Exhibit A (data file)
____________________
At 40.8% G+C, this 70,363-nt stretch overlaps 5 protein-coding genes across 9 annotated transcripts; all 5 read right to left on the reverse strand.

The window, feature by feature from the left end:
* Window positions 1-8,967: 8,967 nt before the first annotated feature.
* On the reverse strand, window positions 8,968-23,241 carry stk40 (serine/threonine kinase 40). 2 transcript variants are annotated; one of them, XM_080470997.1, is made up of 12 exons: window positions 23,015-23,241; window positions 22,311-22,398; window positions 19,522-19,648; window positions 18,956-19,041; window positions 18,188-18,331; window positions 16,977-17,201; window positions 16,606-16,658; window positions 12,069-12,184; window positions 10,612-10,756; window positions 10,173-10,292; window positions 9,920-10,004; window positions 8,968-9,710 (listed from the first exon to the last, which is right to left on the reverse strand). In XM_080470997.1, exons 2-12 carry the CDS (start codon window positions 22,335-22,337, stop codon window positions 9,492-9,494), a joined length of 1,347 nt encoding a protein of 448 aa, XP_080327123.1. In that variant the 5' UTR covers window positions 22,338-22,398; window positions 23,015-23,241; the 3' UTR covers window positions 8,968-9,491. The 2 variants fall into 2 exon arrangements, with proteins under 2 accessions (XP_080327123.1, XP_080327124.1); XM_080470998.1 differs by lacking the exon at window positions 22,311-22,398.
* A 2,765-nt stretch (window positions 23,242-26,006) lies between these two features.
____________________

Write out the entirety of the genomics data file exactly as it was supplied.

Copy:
At 40.8% G+C, this 70,363-nt stretch overlaps 5 protein-coding genes across 9 annotated transcripts; all 5 read right to left on the reverse strand.

The window, feature by feature from the left end:
* Window positions 1-8,967: 8,967 nt before the first annotated feature.
* On the reverse strand, window positions 8,968-23,241 carry stk40 (serine/threonine kinase 40). 2 transcript variants are annotated; one of them, XM_080470997.1, is made up of 12 exons: window positions 23,015-23,241; window positions 22,311-22,398; window positions 19,522-19,648; window positions 18,956-19,041; window positions 18,188-18,331; window positions 16,977-17,201; window positions 16,606-16,658; window positions 12,069-12,184; window positions 10,612-10,756; window positions 10,173-10,292; window positions 9,920-10,004; window positions 8,968-9,710 (listed from the first exon to the last, which is right to left on the reverse strand). In XM_080470997.1, exons 2-12 carry the CDS (start codon window positions 22,335-22,337, stop codon window positions 9,492-9,494), a joined length of 1,347 nt encoding a protein of 448 aa, XP_080327123.1. In that variant the 5' UTR covers window positions 22,338-22,398; window positions 23,015-23,241; the 3' UTR covers window positions 8,968-9,491. The 2 variants fall into 2 exon arrangements, with proteins under 2 accessions (XP_080327123.1, XP_080327124.1); XM_080470998.1 differs by lacking the exon at window positions 22,311-22,398.
* A 2,765-nt stretch (window positions 23,242-26,006) lies between these two features.